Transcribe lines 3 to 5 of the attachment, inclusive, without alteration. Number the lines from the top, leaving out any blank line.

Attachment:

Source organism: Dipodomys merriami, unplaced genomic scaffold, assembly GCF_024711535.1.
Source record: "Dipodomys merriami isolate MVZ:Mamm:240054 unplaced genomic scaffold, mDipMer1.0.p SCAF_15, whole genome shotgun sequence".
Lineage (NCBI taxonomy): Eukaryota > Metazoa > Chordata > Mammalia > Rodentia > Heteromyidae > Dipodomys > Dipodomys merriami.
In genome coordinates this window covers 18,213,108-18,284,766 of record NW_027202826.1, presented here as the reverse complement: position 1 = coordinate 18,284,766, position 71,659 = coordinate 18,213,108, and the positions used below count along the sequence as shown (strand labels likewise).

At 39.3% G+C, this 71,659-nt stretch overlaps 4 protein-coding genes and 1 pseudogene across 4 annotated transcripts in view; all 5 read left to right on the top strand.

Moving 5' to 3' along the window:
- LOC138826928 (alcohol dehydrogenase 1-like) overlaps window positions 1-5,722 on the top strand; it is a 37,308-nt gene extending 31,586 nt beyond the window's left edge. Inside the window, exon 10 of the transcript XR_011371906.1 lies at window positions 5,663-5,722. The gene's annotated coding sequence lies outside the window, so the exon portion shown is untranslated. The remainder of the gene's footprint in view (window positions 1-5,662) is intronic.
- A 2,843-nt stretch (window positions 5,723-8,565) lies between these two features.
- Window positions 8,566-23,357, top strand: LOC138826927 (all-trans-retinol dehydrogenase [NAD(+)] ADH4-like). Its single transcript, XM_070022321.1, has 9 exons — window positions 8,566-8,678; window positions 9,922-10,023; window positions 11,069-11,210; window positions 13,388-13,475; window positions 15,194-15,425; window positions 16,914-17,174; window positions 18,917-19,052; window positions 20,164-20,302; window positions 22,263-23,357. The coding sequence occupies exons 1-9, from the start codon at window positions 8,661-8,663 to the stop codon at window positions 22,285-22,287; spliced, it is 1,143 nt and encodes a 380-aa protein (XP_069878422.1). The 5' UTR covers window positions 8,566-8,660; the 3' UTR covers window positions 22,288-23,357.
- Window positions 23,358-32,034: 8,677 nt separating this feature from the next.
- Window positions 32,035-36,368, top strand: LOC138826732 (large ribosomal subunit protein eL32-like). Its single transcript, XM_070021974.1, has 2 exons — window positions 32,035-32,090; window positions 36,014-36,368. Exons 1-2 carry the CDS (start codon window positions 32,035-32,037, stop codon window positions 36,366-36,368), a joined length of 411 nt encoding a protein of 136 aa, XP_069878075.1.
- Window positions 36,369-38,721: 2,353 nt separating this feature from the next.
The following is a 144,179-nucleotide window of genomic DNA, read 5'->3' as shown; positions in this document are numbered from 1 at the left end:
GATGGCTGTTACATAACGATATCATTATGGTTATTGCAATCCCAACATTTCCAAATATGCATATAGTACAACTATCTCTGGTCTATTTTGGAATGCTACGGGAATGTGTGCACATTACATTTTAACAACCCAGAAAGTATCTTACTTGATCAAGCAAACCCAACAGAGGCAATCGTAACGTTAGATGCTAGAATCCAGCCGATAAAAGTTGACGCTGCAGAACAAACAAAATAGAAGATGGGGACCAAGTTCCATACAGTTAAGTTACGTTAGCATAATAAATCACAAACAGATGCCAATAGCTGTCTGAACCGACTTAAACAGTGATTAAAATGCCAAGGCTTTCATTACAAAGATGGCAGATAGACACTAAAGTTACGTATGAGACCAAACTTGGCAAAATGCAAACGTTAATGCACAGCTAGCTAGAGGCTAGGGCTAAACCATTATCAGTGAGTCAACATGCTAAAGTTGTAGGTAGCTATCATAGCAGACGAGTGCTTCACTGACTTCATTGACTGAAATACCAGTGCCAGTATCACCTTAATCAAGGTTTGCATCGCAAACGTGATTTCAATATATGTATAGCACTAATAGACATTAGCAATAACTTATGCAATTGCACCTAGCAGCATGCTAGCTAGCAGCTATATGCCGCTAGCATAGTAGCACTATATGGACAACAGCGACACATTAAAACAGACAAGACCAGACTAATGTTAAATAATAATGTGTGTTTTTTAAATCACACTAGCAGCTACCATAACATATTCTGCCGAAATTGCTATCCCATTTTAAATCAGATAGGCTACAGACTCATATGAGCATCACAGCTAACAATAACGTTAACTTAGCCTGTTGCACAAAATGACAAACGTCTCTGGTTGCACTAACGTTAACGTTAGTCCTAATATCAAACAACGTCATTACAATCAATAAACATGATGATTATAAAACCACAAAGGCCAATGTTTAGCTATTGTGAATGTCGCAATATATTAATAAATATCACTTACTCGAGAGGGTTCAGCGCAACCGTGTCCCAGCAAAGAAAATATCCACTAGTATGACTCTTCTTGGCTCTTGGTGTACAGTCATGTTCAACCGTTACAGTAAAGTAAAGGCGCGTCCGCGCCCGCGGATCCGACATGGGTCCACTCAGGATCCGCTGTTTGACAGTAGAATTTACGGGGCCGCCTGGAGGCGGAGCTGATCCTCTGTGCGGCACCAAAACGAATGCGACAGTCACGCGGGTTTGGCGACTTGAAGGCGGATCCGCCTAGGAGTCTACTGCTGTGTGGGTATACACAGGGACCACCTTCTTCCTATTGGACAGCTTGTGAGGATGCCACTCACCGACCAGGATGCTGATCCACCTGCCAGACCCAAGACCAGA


Lineage (NCBI taxonomy): Eukaryota > Metazoa > Chordata > Mammalia > Rodentia > Heteromyidae > Dipodomys > Dipodomys merriami.
In genome coordinates this window covers 18,213,108-18,284,766 of record NW_027202826.1, presented here as the reverse complement: position 1 = coordinate 18,284,766, position 71,659 = coordinate 18,213,108, and the positions used below count along the sequence as shown (strand labels likewise).

At 39.3% G+C, this 71,659-nt stretch overlaps 4 protein-coding genes and 1 pseudogene across 4 annotated transcripts in view; all 5 read left to right on the top strand.